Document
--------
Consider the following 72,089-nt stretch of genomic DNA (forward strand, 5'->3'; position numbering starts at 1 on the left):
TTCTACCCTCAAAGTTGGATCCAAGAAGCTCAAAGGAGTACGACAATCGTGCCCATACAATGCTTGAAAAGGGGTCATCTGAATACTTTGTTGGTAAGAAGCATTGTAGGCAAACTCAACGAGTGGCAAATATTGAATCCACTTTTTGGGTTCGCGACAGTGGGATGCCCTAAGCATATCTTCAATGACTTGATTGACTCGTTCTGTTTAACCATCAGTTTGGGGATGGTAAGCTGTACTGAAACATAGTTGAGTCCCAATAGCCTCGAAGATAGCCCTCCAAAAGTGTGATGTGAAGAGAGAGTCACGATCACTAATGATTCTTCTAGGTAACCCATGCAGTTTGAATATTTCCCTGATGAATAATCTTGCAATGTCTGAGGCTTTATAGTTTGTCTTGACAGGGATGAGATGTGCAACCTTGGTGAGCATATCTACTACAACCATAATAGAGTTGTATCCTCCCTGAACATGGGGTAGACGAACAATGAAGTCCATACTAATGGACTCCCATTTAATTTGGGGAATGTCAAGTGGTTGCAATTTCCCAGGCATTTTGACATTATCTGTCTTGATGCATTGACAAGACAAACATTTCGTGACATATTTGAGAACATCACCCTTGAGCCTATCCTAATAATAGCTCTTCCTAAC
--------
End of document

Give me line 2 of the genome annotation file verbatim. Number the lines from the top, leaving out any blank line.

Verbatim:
TTCTACCCTCAAAGTTGGATCCAAGAAGCTCAAAGGAGTACGACAATCGTGCCCATACAATGCTTGAAAAGGGGTCATCTGAATACTTTGTTGGTAAGAAGCATTGTAGGCAAACTCAACGAGTGGCAAATATTGAATCCACTTTTTGGGTTCGCGACAGTGGGATGCCCTAAGCATATCTTCAATGACTTGATTGACTCGTTCTGTTTAACCATCAGTTTGGGGATGGTAAGCTGTACTGAAACATAGTTGAGTCCCAATAGCCTCGAAGATAGCCCTCCAAAAGTGTGATGTGAAGAGAGAGTCACGATCACTAATGATTCTTCTAGGTAACCCATGCAGTTTGAATATTTCCCTGATGAATAATCTTGCAATGTCTGAGGCTTTATAGTTTGTCTTGACAGGGATGAGATGTGCAACCTTGGTGAGCATATCTACTACAACCATAATAGAGTTGTATCCTCCCTGAACATGGGGTAGACGAACAATGAAGTCCATACTAATGGACTCCCATTTAATTTGGGGAATGTCAAGTGGTTGCAATTTCCCAGGCATTTTGACATTATCTGTCTTGATGCATTGACAAGACAAACATTTCGTGACATATTTGAGAACATCACCCTTGAGCCTATCCTAATAATAGCTCTTCCTAAC